257. Telegram From the Embassy in the Soviet Union to the Department of State 1

1907. Eyes only Secretary. Believe that before long I should have some idea of what would in US view constitute acceptable basis for negotiations on Berlin problem. Suggest what I should try to work toward could be something along following lines: Soviets know our thinking on problem of access and would be prepared to see whether some arrangement for international control of Autobahn could be worked out provided satisfactory arrangement reached on status West Berlin. We know Soviet thinking on status West Berlin and would be prepared to see how far we could go to meet Soviet preoccupations (it being understood that we are unwilling renounce our presence and occupation rights) if satisfactory access arrangements worked out. We are aware of Soviet concern with other questions and willing discuss them but outcome would depend upon nature arrangements regarding Berlin. On this basis we prepared arrange for formal negotiations.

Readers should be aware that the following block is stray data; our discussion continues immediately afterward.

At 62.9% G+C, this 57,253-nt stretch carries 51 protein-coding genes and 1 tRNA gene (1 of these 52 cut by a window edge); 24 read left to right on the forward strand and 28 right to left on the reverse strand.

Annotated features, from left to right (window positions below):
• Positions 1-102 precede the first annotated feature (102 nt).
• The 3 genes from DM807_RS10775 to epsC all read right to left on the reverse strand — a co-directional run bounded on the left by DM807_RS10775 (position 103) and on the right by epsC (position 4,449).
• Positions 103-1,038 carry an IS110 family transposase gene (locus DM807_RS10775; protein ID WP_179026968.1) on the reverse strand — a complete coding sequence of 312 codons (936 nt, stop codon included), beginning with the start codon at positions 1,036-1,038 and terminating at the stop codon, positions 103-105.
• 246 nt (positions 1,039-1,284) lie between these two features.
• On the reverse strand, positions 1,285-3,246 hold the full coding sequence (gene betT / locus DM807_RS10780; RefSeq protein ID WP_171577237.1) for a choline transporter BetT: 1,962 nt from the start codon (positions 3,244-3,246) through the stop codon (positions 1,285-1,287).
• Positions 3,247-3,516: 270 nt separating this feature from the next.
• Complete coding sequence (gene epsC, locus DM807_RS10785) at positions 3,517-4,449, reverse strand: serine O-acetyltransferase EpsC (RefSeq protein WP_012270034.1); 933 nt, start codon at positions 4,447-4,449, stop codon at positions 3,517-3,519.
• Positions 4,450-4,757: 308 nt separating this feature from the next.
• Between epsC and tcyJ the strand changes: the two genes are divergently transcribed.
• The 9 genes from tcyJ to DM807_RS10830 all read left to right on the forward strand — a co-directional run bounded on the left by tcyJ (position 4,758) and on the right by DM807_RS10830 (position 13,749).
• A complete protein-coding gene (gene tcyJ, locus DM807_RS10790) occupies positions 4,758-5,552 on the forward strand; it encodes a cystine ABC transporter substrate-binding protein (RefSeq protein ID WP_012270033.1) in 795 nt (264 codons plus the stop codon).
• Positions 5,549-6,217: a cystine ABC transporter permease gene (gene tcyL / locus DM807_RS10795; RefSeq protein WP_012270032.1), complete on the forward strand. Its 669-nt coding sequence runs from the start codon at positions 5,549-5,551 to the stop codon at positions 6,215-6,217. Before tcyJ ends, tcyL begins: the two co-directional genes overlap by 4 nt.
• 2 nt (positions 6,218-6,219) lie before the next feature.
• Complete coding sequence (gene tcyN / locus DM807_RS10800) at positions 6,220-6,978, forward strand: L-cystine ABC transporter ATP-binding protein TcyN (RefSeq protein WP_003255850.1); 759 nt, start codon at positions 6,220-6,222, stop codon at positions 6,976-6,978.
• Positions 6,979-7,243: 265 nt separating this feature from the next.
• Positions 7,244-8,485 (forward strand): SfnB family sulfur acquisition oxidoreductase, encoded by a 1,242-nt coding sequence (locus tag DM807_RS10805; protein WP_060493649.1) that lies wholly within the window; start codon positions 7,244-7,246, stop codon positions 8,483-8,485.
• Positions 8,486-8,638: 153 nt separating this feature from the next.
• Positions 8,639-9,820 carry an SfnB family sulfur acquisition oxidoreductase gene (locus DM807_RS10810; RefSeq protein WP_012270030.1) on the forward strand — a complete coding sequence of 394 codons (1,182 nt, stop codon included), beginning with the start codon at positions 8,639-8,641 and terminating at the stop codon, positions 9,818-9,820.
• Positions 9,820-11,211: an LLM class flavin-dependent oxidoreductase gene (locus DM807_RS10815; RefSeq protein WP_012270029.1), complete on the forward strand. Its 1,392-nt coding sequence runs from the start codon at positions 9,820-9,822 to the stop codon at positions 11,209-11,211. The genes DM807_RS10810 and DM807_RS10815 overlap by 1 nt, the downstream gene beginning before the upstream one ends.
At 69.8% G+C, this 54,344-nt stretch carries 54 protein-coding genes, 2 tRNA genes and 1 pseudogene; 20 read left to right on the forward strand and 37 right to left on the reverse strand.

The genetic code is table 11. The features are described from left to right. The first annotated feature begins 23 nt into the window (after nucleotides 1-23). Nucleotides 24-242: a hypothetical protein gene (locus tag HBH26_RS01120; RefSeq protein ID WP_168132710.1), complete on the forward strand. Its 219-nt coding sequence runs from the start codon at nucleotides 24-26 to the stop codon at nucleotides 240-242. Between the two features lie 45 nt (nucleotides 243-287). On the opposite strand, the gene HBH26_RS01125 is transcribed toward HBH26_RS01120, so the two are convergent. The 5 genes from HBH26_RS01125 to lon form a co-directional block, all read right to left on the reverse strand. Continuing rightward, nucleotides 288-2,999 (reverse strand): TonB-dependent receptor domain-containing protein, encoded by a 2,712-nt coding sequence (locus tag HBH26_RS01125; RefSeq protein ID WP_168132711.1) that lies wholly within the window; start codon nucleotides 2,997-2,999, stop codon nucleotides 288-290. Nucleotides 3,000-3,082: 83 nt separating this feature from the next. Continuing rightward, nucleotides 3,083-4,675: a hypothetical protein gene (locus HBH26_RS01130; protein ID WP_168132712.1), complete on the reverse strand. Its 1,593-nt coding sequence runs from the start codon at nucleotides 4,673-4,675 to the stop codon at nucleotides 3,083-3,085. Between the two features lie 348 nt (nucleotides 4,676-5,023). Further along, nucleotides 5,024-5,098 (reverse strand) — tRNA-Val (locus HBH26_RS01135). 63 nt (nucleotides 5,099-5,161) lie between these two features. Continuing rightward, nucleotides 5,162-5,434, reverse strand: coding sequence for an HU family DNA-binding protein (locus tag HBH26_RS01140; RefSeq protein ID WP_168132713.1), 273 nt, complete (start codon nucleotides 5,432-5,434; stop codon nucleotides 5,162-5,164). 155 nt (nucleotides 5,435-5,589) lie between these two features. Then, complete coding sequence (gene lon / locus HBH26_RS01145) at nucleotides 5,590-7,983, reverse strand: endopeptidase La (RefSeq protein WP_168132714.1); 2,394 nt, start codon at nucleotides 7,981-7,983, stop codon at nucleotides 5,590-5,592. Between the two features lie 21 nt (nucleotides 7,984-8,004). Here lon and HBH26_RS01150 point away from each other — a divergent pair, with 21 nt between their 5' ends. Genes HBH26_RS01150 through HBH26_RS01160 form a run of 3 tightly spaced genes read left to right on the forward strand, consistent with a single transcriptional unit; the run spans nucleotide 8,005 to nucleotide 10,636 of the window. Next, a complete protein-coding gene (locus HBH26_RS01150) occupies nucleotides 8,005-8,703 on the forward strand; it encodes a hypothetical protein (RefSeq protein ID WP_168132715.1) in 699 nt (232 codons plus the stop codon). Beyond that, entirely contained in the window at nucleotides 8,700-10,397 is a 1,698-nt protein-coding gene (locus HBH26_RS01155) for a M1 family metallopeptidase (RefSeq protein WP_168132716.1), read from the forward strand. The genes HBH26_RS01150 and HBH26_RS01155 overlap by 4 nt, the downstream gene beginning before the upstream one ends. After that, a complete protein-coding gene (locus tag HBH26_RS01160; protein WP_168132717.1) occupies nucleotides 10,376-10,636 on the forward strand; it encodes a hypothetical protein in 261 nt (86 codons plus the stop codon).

On status West Berlin believe that if eventual negotiations are to be successful it would be absolutely essential that we at least be prepared agree to prohibition on West Berlin becoming part of West Germany. In this connection I am troubled by para 19 (b) of Annex 3 to Working Group report. While might be desirable to avoid giving Soviets propaganda advantage of being able say their basic idea accepted, it would seem to me far more important for us to win on substance and let them have short lived victory in appearance. What I have in mind is that if occupation rights and presence of Western troops preserved, and if West Berlin free to make arrangements with West Germany along present lines, including application West German laws, provided West [Page 732] Berlin not incorporated in FRG, it would be small price to pay to call such an arrangement a “free city” or something very similar.

I believe Soviets will have in mind both long and short-range aspects of any settlement of Berlin question and in this connection will wish avoid any provisions which would preclude arrangements which they may eventually hope achieve in Europe as a whole. For example, one of their long-range objectives is to get US troops out of Europe, particularly should large-scale disarmament be achieved. In this connection they would desire avoid language in any agreement which would make continued presence of Allied troops in Berlin virtually mandatory.

  1. Source: Department of State, Central Files, 762.00/1-962. Secret.